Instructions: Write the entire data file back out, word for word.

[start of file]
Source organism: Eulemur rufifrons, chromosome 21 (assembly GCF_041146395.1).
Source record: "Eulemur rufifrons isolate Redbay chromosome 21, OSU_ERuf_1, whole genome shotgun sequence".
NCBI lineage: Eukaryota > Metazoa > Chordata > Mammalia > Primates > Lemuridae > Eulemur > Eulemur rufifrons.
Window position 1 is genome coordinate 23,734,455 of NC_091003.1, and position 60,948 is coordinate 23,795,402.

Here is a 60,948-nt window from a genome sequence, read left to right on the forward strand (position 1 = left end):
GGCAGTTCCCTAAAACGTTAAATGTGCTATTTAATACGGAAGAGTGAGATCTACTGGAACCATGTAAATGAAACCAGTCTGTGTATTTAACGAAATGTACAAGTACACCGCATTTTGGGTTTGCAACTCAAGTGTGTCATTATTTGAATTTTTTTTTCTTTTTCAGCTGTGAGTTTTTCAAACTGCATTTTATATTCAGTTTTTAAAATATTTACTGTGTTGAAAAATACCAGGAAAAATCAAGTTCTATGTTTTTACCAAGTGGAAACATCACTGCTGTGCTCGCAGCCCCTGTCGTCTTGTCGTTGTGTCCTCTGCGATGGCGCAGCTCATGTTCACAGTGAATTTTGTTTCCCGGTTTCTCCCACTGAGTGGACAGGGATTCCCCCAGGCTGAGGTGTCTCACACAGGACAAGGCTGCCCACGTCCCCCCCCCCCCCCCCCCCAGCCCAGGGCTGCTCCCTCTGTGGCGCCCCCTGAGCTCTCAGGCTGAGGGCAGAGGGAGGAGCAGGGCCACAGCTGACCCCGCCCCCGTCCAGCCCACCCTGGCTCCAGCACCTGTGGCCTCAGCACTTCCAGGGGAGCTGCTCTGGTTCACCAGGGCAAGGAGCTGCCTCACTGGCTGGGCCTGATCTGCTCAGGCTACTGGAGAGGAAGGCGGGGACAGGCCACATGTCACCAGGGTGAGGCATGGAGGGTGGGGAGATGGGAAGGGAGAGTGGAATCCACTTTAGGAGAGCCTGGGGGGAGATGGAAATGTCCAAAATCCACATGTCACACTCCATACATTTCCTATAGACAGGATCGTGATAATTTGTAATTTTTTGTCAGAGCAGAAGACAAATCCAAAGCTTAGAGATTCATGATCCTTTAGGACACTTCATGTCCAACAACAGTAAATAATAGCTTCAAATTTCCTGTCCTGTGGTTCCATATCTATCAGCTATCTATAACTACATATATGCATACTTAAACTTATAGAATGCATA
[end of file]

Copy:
Source organism: Eulemur rufifrons, chromosome 21 (assembly GCF_041146395.1).
Source record: "Eulemur rufifrons isolate Redbay chromosome 21, OSU_ERuf_1, whole genome shotgun sequence".
NCBI lineage: Eukaryota > Metazoa > Chordata > Mammalia > Primates > Lemuridae > Eulemur > Eulemur rufifrons.
Window position 1 is genome coordinate 23,734,455 of NC_091003.1, and position 60,948 is coordinate 23,795,402.

Here is a 60,948-nt window from a genome sequence, read left to right on the forward strand (position 1 = left end):
GGCAGTTCCCTAAAACGTTAAATGTGCTATTTAATACGGAAGAGTGAGATCTACTGGAACCATGTAAATGAAACCAGTCTGTGTATTTAACGAAATGTACAAGTACACCGCATTTTGGGTTTGCAACTCAAGTGTGTCATTATTTGAATTTTTTTTTCTTTTTCAGCTGTGAGTTTTTCAAACTGCATTTTATATTCAGTTTTTAAAATATTTACTGTGTTGAAAAATACCAGGAAAAATCAAGTTCTATGTTTTTACCAAGTGGAAACATCACTGCTGTGCTCGCAGCCCCTGTCGTCTTGTCGTTGTGTCCTCTGCGATGGCGCAGCTCATGTTCACAGTGAATTTTGTTTCCCGGTTTCTCCCACTGAGTGGACAGGGATTCCCCCAGGCTGAGGTGTCTCACACAGGACAAGGCTGCCCACGTCCCCCCCCCCCCCCCCCCCAGCCCAGGGCTGCTCCCTCTGTGGCGCCCCCTGAGCTCTCAGGCTGAGGGCAGAGGGAGGAGCAGGGCCACAGCTGACCCCGCCCCCGTCCAGCCCACCCTGGCTCCAGCACCTGTGGCCTCAGCACTTCCAGGGGAGCTGCTCTGGTTCACCAGGGCAAGGAGCTGCCTCACTGGCTGGGCCTGATCTGCTCAGGCTACTGGAGAGGAAGGCGGGGACAGGCCACATGTCACCAGGGTGAGGCATGGAGGGTGGGGAGATGGGAAGGGAGAGTGGAATCCACTTTAGGAGAGCCTGGGGGGAGATGGAAATGTCCAAAATCCACATGTCACACTCCATACATTTCCTATAGACAGGATCGTGATAATTTGTAATTTTTTGTCAGAGCAGAAGACAAATCCAAAGCTTAGAGATTCATGATCCTTTAGGACACTTCATGTCCAACAACAGTAAATAATAGCTTCAAATTTCCTGTCCTGTGGTTCCATATCTATCAGCTATCTATAACTACATATATGCATACTTAAACTTATAGAATGCATA